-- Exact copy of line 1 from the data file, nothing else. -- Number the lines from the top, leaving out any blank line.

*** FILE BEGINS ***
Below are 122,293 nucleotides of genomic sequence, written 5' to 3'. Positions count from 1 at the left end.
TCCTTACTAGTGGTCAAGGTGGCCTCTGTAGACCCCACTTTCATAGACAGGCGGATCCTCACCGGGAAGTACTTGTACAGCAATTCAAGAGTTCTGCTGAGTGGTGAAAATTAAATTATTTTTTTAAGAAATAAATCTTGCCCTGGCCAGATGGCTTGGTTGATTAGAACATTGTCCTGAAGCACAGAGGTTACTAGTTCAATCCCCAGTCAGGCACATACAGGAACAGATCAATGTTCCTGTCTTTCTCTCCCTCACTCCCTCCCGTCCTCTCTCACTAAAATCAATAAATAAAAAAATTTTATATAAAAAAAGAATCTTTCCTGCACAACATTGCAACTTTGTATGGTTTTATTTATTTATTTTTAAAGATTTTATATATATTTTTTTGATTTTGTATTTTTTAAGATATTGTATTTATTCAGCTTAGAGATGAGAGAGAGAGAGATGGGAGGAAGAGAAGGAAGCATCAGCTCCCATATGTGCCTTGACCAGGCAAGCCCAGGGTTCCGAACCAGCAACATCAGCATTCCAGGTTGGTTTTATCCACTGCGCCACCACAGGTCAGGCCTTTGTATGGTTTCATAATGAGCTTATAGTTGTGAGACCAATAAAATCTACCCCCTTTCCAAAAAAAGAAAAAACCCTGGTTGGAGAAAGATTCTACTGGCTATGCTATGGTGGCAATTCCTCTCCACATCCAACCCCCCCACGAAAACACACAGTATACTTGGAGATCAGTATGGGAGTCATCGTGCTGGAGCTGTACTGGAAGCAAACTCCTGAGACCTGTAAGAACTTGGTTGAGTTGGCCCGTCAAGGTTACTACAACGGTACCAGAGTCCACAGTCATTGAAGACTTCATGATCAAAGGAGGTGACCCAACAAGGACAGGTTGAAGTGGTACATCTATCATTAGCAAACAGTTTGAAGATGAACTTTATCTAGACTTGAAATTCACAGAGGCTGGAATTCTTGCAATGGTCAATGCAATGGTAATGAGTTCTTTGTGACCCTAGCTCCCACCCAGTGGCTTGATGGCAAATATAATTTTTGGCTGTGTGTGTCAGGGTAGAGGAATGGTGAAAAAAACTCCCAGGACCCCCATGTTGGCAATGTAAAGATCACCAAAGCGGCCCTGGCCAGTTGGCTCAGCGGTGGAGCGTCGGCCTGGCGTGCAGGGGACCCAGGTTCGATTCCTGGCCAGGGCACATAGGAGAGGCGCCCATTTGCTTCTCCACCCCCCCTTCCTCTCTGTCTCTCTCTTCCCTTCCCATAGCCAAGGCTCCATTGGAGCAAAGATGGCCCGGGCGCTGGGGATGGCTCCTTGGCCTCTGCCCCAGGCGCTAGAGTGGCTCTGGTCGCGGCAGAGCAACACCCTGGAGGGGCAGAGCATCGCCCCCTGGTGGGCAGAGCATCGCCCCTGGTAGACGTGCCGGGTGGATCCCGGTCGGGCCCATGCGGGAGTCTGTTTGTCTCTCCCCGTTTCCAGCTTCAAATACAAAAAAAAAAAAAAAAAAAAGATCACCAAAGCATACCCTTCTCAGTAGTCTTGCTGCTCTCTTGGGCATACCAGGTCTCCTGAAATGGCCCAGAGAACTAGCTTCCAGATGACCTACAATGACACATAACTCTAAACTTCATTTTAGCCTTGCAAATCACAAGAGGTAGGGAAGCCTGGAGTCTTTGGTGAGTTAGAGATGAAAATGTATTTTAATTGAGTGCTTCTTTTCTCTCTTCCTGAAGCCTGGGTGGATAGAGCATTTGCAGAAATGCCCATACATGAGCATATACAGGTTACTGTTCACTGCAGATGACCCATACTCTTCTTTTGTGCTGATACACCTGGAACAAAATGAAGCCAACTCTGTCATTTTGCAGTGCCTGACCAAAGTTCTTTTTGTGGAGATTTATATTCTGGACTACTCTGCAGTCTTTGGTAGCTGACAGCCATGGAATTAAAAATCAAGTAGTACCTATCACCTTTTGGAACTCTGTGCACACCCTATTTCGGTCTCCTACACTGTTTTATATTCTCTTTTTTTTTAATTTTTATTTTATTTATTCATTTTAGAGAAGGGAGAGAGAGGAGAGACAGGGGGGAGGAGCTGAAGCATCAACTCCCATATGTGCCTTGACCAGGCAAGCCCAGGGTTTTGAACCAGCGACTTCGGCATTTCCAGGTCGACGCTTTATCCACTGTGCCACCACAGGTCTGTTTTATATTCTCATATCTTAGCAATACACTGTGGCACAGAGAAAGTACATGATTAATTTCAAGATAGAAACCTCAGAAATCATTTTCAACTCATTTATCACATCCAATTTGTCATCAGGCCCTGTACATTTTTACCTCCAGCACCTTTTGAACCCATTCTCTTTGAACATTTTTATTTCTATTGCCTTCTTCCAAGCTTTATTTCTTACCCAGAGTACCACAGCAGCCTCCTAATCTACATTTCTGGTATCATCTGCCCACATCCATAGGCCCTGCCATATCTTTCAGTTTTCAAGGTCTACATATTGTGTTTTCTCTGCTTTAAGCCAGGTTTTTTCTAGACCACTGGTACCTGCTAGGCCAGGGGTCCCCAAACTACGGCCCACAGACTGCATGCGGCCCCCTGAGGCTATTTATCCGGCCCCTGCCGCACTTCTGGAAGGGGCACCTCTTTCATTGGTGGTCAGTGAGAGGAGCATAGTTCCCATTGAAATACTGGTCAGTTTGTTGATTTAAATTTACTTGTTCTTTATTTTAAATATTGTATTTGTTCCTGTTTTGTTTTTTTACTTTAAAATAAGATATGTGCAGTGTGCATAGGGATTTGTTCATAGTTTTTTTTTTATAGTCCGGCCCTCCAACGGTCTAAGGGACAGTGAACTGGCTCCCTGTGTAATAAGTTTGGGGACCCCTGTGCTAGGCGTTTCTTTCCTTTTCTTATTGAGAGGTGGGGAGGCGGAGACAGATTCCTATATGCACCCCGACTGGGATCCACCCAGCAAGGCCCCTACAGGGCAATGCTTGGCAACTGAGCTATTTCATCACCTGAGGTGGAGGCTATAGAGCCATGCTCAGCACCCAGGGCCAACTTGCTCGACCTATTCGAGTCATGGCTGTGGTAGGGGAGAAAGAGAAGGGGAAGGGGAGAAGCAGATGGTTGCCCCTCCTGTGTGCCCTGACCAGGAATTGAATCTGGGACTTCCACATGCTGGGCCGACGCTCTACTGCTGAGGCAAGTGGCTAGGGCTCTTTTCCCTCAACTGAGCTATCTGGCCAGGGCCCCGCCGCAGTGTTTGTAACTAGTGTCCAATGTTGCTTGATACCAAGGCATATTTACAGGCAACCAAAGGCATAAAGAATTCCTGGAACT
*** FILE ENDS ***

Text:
Below are 122,293 nucleotides of genomic sequence, written 5' to 3'. Positions count from 1 at the left end.